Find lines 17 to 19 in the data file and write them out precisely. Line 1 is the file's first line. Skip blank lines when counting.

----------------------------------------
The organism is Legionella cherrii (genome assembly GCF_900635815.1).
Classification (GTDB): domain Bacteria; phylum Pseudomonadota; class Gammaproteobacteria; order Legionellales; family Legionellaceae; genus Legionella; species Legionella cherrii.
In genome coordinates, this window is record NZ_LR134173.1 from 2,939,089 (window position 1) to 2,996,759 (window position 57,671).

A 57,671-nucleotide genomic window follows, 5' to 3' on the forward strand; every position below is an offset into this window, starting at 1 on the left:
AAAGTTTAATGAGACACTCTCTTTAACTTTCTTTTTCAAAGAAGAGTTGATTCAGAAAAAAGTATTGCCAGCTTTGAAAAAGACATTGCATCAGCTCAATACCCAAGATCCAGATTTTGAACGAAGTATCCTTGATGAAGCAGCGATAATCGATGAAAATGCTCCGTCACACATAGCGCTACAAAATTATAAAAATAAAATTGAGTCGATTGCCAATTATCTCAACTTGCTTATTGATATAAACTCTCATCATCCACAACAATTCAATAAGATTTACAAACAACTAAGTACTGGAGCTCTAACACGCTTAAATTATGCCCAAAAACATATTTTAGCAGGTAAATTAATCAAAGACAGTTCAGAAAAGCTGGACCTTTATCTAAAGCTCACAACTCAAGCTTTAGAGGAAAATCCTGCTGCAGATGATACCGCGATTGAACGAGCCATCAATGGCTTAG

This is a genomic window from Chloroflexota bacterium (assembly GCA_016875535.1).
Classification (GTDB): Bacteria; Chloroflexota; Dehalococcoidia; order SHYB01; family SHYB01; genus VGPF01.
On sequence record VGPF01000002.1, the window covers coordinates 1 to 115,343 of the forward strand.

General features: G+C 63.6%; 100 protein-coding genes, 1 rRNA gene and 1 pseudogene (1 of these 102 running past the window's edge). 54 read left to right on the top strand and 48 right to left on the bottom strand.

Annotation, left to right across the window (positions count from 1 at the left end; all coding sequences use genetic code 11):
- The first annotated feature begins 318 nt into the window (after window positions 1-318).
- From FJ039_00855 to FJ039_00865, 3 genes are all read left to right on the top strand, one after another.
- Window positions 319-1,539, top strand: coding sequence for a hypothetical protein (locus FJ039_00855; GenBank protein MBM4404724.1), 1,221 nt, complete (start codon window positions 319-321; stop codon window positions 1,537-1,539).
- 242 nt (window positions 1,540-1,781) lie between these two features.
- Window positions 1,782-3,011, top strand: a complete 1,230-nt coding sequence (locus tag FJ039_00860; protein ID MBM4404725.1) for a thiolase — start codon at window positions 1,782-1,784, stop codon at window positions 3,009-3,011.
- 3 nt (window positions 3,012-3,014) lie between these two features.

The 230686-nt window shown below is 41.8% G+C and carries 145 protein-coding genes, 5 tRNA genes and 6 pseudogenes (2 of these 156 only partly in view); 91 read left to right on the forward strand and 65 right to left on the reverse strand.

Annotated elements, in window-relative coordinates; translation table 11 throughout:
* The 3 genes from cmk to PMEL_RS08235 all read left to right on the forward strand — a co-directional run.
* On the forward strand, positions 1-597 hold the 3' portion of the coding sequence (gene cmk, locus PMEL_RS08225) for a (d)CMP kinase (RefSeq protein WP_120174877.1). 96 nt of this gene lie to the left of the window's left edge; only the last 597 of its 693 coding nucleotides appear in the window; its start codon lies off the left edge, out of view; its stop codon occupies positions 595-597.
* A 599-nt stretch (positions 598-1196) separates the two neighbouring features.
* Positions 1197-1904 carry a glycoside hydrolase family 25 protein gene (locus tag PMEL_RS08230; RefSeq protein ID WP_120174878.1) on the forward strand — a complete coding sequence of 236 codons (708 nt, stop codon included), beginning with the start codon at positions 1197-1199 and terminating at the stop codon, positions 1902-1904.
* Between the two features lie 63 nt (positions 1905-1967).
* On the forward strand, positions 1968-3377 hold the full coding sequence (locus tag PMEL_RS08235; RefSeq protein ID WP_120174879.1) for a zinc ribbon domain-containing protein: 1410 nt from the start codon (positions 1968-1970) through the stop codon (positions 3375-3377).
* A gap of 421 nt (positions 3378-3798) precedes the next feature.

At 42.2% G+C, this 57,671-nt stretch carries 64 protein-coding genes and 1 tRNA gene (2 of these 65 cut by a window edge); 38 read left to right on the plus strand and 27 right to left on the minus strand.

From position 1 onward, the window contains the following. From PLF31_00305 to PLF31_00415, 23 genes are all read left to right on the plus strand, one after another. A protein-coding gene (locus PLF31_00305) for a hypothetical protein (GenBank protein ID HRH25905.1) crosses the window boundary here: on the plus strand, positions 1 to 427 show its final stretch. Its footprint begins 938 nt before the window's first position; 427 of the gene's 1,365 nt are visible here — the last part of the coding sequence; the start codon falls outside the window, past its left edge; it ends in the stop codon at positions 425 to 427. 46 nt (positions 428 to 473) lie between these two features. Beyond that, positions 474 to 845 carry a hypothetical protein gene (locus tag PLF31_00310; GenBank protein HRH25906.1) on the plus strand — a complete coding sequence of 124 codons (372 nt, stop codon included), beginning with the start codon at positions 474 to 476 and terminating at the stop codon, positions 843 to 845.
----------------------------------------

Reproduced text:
The 230686-nt window shown below is 41.8% G+C and carries 145 protein-coding genes, 5 tRNA genes and 6 pseudogenes (2 of these 156 only partly in view); 91 read left to right on the forward strand and 65 right to left on the reverse strand.

Annotated elements, in window-relative coordinates; translation table 11 throughout:
* The 3 genes from cmk to PMEL_RS08235 all read left to right on the forward strand — a co-directional run.